I know the annual meeting excitement today is in Florida (J.P. Morgan), but I went to the "boring" one today in midtown. Again, I am not the greatest note-taker and this is not meant to be a comprehensive summary although I tried to jot down most major points. There may also be some errors too, obviously. But anyway, you get what you pay for...
After Ian Cumming went through the annual meeting business (votes etc...), Justin Wheeler, the new COO went through the results of each business. There wasn't anything new that wasn't in the annual report (or the 10Q), obviously (due to Reg FD 8K requirement if there was new disclosure).
Wheeler said that his first day at LUK was at the 2000 annual meeting and he mentioned two questions asked by shareholders. One of them was a shareholder complaining about LUK's pepsi bottling assets in Russia and Cumming said that the shareholder should sell his shares (if he didn't like it). And then someone asked what they thought of the LUK stock price and Steinberg said that the shares were 25% overvalued. (By the way, on May 15, 2000, the stock price closed at $23.25/share. The BPS at 12/30/1999 was $19.75/share and $20.16/share at March 31, 2000).
Some very short comments about business segments:
Garcadia: Positive perfect storm with less dealerships now due to industry restructuring, strong sales per dealership (and strong auto sales) and low interest rates (for attractive financing).
Berkadia: Waiting for commercial refinancing opportunity which they feel will come
Mueller: Focus on efficiencies, upside when construction recovers
Idaho Timber: Just had best quarter in a long time, even though it might not mean much in this environment.
Crimson Wine: Has scale, size, reach and should grow. Should be cash flow positive going forward.
Sangart: Data they are getting back are positive. It's still a bimodal outcome play, but information they are getting is good.
Premiere: Took longer than they thought, but is profitable. Hotel has 99% occupancy. They are contemplating adding another tower to the hotel to draw more customers to the casino.
With this done, the Q&A session started around 10:30 or so (meeting started at 10:00 a.m.)
A shareholder asked about the situation in Argentina; do they still own CRESY? What do they think of what's going on there? Cumming passed it to Steinberg who said LUK still owns just a few shares. They had no further comment. They obviously didn't want to talk about it as one of them said "Next!".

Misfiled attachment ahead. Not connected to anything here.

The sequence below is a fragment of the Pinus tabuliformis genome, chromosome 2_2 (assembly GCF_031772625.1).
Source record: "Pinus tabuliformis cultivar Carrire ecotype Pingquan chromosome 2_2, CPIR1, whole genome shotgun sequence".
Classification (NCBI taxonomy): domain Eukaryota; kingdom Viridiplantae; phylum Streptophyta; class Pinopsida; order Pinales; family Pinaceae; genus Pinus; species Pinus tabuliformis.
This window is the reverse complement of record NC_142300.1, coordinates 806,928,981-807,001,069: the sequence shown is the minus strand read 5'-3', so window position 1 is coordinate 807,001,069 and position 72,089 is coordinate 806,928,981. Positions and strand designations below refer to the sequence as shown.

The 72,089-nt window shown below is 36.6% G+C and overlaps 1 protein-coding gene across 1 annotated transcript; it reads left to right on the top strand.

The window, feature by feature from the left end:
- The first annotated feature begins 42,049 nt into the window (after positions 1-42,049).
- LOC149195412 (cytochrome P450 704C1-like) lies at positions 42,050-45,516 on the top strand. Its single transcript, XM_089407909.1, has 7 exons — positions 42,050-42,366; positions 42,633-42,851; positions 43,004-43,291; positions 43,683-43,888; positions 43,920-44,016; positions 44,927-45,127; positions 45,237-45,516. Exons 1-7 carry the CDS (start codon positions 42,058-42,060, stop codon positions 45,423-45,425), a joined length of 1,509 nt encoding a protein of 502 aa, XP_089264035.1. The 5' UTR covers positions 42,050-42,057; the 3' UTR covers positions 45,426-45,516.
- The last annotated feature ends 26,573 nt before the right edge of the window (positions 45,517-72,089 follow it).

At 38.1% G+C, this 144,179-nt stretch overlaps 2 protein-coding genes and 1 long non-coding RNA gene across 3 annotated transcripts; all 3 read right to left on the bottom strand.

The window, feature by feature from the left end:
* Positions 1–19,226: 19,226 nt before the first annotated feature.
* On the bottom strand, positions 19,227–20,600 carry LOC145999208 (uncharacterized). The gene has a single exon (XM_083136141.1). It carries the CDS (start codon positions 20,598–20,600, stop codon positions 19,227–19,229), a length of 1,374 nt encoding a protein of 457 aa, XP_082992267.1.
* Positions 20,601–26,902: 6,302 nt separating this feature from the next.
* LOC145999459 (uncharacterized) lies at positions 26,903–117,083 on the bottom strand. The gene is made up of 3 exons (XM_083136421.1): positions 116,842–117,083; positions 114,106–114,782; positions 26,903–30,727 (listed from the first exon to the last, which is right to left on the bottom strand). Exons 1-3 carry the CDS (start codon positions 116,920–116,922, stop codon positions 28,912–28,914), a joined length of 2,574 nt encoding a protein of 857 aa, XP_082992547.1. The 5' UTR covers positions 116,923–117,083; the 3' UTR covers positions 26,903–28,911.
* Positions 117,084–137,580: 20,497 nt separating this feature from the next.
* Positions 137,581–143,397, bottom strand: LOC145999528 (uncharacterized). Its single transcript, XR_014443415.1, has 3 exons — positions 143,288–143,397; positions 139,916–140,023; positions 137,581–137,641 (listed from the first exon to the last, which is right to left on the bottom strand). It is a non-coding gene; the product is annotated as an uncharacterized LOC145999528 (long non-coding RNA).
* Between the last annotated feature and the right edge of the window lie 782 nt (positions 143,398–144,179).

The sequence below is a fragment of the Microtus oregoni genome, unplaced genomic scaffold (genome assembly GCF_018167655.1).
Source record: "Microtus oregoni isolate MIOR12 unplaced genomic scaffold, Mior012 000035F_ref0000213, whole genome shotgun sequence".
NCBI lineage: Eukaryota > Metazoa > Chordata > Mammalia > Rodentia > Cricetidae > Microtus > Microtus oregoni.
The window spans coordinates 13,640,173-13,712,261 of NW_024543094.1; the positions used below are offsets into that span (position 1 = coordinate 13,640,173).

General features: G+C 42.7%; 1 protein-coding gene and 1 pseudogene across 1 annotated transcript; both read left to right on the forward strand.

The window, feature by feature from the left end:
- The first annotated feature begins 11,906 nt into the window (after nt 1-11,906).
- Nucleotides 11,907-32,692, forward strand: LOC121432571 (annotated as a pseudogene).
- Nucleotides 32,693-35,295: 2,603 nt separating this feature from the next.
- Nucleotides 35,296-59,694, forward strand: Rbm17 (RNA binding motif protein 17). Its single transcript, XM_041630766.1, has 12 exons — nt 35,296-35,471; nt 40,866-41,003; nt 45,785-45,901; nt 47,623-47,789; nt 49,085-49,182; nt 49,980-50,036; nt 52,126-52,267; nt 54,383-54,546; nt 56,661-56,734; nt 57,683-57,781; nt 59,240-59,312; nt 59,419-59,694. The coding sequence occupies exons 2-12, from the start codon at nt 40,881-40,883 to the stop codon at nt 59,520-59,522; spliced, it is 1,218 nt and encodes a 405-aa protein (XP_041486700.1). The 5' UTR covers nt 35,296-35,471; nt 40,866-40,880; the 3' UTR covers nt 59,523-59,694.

Someone asked for more color on Cumming's nonrenewal in 2015 (when he turns 75). Cumming said that he has two sons that have been begging him for a long time to quit LUK to help them start their own LUK. He said that when he is 75 years old it's the right time. (So how do we invest in the son's new LUK?!)
Steinberg said that he is four years younger than Cumming. He mentioned that they are lucky to have a terrific COO that he really enjoys working with. He said that this COO appointment is not the end of the succession issue. They will continue to work on it.
Someone asked about the shipping industry; has LUK looked at deals/assets in this area? Cumming said that they have looked at many deals in the area. "Ships can sink", he said and they never had the courage. Steinberg added that they have looked at many deals but it always seems that the Greeks are smarter when it comes to ships (although they have other problems).
Next Generation at LUK
Someone asked what LUK will look like in the future, in the next generation. What are they looking for to deal with the succession issue?
They are looking for a business (or looking to create a business at LUK) that can earn $200 million per year but in a bad year still make $50 million (they may have meant they want LUK to be such a company). They want to make LUK durable, a fortress. The process of business is simple, but people in business are nuts and do stupid things (implying that LUK will simply do business without doing stupid things). Cumming said there is a big cloud over us so may not make a lot of money in the near term.
LUK is an Inflation Play
In answering the above question about the future of LUK, Steinberg said that they started first and foremost as opportunists. He then went on to say that LUK is now a bet on future inflation. As they wrote in the annual report, there is no way out of this predicament other than inflation. The assets owned by LUK; Inmet, Berkadia, Jeffries, Idaho Timber etc... all benefit when inflation finally comes.
He said that if you don't believe inflation is coming, you should sell your stock.
That's how LUK is positioned now. It wasn't some strategy or plan that led here, but that's the way it is now. The assets of LUK will benefit from inflation.
Scale of Business / Culture
Someone asked about the diseconomies of scale; does LUK suffer from it? Also, how to think about culture at LUK for the next generation.
Cumming said you can't buy culture. Culture depends on the people at the top of the firm. Nothing more to say about that. Cumming never thought of diseconomies of scale at LUK. They just always have been looking for 15% pretax returns.
Steinberg said there are some diseconomies of scale. There are odds and ends in the closet they are selling off (Cumming said, "It's junk").
Someone asked about the energy business (gasification etc...). Tom Mara who runs the business answered some questions. Some of this stuff doesn't work with so low a natural gas price. Tom recommended to shareholders to check out a petro-engineer named Arthur Berman who did a lot of research on shale. Berman thinks that natural gas prices have to be $7.00/mcf or so for shale gas to work over the long term.
I think he said that there will be some activity within the next six months.
Fortescue Metals Note Litigation
Someone asked about what they think of the litigation on these notes. Cumming said he would be "appalled" if they didn't win. "I think we're going to win", he said. Steinberg said that they wrote what they think in the annual report and he hasn't changed his mind.